throttle body: 10mm, including cover for the throttle cable
fuel injector rail: 10mm
wiring harness grounds and bracket: 10mm with a couple of good extensions and flex connector
oil cooler hoses: 10mm


That's probably most of the bolt sizes.

good luck!
 

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Discussion Starter #5
You can do just what you propose, there are a couple of tricks that you need to do in order to make it happen. I just did this two weeks ago so the process is "fresh" in my mind

  • Unbolt the AC compressor and hang it on a strap so that you don't have to do the AC system again, there's a convenient "hook" on the bracket for installing so make use of it
  • Unbolt the power steering pump and push it under where the MAF went so you don't have to undo all of those hoses
  • Take the throttle body off so you don't break the limp-home solenoid on the back, it's made of plastic
  • You will have to remove the alternator so that you can remove the bracket that holds the intermediate shaft to the engine. The one bolt behind the inner driver on the bracket is a pain, it won't come all the way out with the axle in there so you have to work it out. Do the other two first. pull that away from the engine as it's staying in the car.
  • Sit the transmission on top of a 2x4 from the left front wheel well and then take the mount as well as the thing that the mount connects to so that you can slide the transmission over an inch or so
  • remove the fans, two bolts on the side of the radiator and one on the bottom in the middle
  • Then the usual stuff has to come off. Crank pulley, rear engine mount, transmission torque mount, starter, oil cooler hoses, coolant and turbo hoses, exhaust down pipe, etc. It also helps to unbolt the big aluminum thing from the transmission that bolts onto the rear mount to get it out of the way.
  • The wiring harness can come with the engine but you have to undo it from the ECU or you can unbolt all of the wires and flip them onto the windshield.
  • unbolt the injector rail and pull it, flip it onto the windshield so you don't have to und that and get gas all over the place.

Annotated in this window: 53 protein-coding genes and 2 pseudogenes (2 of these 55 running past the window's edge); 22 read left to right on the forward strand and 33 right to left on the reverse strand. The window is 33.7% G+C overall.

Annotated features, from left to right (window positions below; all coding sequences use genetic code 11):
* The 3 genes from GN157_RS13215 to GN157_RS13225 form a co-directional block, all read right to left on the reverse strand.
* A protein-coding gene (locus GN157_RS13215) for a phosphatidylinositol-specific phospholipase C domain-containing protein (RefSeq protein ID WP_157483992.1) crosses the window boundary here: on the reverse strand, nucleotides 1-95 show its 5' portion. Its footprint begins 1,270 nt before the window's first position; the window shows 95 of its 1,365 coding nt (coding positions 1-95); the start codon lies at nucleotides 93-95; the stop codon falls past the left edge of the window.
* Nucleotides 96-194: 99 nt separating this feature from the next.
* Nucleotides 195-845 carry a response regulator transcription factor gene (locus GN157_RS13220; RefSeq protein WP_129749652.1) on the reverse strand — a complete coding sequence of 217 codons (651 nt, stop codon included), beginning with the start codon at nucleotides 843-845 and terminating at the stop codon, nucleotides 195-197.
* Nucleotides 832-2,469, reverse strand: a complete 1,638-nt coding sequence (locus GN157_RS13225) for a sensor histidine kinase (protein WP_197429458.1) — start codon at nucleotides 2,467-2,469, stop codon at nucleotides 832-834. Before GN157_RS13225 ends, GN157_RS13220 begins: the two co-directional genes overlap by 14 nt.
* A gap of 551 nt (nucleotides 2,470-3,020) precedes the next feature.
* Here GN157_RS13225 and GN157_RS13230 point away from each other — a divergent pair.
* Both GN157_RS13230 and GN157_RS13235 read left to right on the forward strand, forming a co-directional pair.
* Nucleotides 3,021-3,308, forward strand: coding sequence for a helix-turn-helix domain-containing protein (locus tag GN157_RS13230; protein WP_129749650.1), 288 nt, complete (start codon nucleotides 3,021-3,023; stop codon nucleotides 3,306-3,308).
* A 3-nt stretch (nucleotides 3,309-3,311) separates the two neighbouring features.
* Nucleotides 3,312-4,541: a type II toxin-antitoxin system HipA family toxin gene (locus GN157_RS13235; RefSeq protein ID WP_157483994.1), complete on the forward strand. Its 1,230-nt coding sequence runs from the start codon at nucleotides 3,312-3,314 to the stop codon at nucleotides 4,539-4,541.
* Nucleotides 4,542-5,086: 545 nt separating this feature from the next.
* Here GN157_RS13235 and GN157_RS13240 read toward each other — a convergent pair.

• unbolt the torque converter, push it back from the flywheel. Stuff something up through the hole in the bottom of the transmission to hold it in place. This is especially important on the install to make sure it is seated. Last time I used a wood wedge hammered into the housing.
  • Now it's time to pull. A slight tilt with the crank pulley end up a little bit will get the flywheel around the nub that sticks out of the torque converter. Once the bolts on the flex plate clear the top of the transmission it's straight up from there.
What comes with the engine is the intake manifold and associated stuff, exhaust manifold, turbo, cobra pipe, and the wishbone for the right side motor mount.

All in all, not a bad pull. If you can get the bolts off easily (e.g. no rust) it should take you about 4-hours or so.

Alternator: 8mm Allen for the mounting bolts, 8mm for the small wire, 13mm for the large wire, make sure you clean out the Allen holes and have the socket seated fully since they tend to stick and you DO NOT want to strip those!
Belt tensioner: 8mm, stubby if you have one makes it easier
Starter: 10mm for the small wire, 13mm for the large wire and 18mm for the two bolts (one from the transmission side)
engine to transmission: 18mm, 4 bolts aside from the starter
intermediate shaft bracket: 12mm (some engines have 13mm on them
Torque converter: 13mm, 11mm for the cover
aluminum mount: 18mm, long extension to get in there. The bolt on the motor mount is 16mm
Radiator: 8mm on the bottom, 10mm on the sides
Turbo/Exhaust: 13mm
throttle body: 10mm, including cover for the throttle cable
fuel injector rail: 10mm
wiring harness grounds and bracket: 10mm with a couple of good extensions and flex connector
oil cooler hoses: 10mm


That's probably most of the bolt sizes.

good luck!
Thanks again, I will get at her asap. I will detail the process on the YouTube channel if anyone is interested.
 

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I have removed both manuals and automatics through the top. AFAIK you can't pull only the block out the top, you have to pull the transmission with it. I could be wrong with this so anyone with more knowledge than me feel free to correct me. It may be possible to remove only the block with an automatic. Removing the engine is not a very hard process, the key is to remove the crank pulley. This is done through the right hand side tire well. If you don't have an impact to bust the bolt loose, you may find it difficult to remove. I have not bothered to drop one out the bottom as I do not have the proper kind of lift for it, but I have found pulling them through the top is easy enough. This may be a helpful resource in case you haven't already found it: http://www.serioussaab.co.uk/Procs_pages/proc_pages/p_pwrunitrem.html
yes, to pull out the top on a manual you must bring the transmission along with it, which of course means unbolting the entire front suspension and an alignment after.

There is JUST ENOUGH room to separate the automatic and get the engine out without the transmission so you don't have to unbolt the suspension and do an alignment.